You also mentioned Elon Musk though, and Elon is a different kind of animal. Unlike the former, after getting super rich from PayPal, he didn't stick around to simply get a check. He spread the wealth by giving others a chance, and letting them take over. He then went on to create large companies such as Tesla, SpaceX, Boring, and his neural network company. He continues to personally innovate, and create. He also isn't nearly as wealthy as the others because of it.

If the really wealthy in the US all acted more or less like Musk, then the whole inequality debate would be simple. But far too many are akin to the first examples. They continually suck up more and more of the finite amount of wealth, and largely hoard it. While no longer contributing an equal amount of worth back to the economy or society as a whole.


So at first glance the numbers do appear to be bad in some aspects. If you really look at where the wealth goes, where it stays, and how it works for the economy as a whole... Things really are that bad.
 
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betrayal

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There's nothing wrong with that per say, but let's dig a little bit deeper...

All those people you mentioned are largely responsible for starting the companies that made them billions. They innovated ideas, and created solutions. However, if you look closely, you'll find that their wealth is increasing at a rate that doesn't compare to what they contribute to those companies any more. Bezo's wealth increases by tens of billions of dollars a year. While Bezos founded Amazon, he largely has little impact on it these days. Bill Gates is the same. He got immensely wealthy because he founded MS, but he hasn't made any real contribution to MS in a decade or more. He hasn't started up any new large businesses that employs thousands of people since he left MS. Although he donates quite a bit to charity, he's largely just a parking spot for a considerable amount of America's wealth. Walton and Brin are largely the same. They used to earn what they made year in and year out, but they longer do so.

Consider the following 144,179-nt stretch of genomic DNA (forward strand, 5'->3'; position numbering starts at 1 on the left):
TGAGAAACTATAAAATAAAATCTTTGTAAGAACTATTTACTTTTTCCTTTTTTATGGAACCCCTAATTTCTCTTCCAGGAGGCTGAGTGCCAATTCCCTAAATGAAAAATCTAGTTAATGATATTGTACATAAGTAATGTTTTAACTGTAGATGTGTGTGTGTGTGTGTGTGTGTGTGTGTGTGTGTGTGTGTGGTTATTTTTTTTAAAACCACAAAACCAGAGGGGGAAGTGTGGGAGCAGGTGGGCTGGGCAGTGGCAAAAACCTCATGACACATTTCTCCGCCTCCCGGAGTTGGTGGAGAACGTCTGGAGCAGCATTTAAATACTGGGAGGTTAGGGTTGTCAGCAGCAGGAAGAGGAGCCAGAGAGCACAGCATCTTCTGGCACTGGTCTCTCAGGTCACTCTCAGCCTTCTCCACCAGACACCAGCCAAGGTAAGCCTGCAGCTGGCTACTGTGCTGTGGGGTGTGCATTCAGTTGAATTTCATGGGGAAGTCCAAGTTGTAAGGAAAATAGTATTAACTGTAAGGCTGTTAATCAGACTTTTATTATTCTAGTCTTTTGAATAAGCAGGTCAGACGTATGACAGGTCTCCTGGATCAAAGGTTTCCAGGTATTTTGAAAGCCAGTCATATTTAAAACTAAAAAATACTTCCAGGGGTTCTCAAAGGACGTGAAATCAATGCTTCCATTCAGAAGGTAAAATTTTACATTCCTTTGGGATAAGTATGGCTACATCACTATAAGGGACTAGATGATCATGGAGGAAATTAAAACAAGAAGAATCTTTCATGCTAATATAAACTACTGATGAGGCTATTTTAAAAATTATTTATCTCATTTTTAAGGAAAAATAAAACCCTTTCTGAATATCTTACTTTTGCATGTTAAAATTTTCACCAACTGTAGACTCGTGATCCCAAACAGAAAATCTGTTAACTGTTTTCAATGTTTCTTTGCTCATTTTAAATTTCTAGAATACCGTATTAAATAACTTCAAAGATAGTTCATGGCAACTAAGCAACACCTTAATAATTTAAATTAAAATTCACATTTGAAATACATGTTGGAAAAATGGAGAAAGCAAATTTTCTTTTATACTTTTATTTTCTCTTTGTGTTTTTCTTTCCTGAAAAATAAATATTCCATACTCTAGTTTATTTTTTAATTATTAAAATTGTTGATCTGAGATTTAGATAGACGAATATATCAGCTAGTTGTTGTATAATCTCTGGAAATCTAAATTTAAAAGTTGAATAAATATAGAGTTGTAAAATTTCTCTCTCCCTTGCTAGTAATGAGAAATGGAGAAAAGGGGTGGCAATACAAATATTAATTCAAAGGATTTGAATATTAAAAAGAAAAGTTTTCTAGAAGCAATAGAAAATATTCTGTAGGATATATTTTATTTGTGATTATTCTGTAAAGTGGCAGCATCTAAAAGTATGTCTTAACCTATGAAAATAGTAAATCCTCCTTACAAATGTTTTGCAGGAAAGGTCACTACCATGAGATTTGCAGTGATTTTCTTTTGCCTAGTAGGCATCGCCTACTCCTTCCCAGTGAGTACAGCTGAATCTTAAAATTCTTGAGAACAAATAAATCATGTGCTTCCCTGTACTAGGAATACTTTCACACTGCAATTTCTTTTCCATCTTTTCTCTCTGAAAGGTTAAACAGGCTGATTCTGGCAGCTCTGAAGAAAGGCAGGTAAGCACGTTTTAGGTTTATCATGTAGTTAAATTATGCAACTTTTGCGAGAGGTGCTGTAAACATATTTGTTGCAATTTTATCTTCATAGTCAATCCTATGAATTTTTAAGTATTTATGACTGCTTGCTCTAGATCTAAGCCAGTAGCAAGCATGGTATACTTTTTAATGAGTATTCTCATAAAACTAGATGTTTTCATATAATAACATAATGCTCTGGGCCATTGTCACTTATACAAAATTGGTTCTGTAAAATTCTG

The companies they founded have become beasts of their own. The thousands of people who work for Walmart, Amazon, and MS are the ones innovating for the company these days. As MS and Walmart have shown. Those companies will be successful even without their founders, or current ceo's. They are like parents living off of the children they created. While those companies pay for r&d, and still innovate, they also park mountains worth of cash in over seas accounts. And there's only so much cash to go around.

So at first glance the numbers do appear to be bad in some aspects. If you really look at where the wealth goes, where it stays, and how it works for the economy as a whole... Things really are that bad.
First off, i think we can all agree the rich should be ripped off the countless opportunities to decrease their tax load. Simultaneously you have to acknowledge, that the rich are paying way more higher taxes compared to 99% of the population.

You also have to be aware of the fact, that companies nowadays can freely choose their location around the world and benefit from the "better" tax laws in other countries. You can observe this on a daily base with corporations all around the globe. Sure, there are other factors like work force, wages etc., but the outcome could be that higher taxes doesn't necessarily mean there is suddenly more money for the goverment to spend for their people and it surely doesn't mean, that people will automatically benefit from higher taxes imposed on the rich. It could mean quite the opposite and just raising the taxes for high incomes could have disastrous consequences for everybody, even the people not affected by it.

I'm all for better and more fair tax laws, but what i find frustrating is that many people directly assume that their life sucks because rich people do not pay high enough taxes. It's the typically victim mentality. Others are responsible for my suffering. In my humble opinion this just distracts from the real reasons and of course it is beneficial for getting votes in elections, because it provides an easy solution for a more complex problem.
 
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Jonirenicus

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So you'd rather send 1k to China for that new TV than have the money spent locally through a government contract, which due to how the money multiplier works creates more local jobs and growth.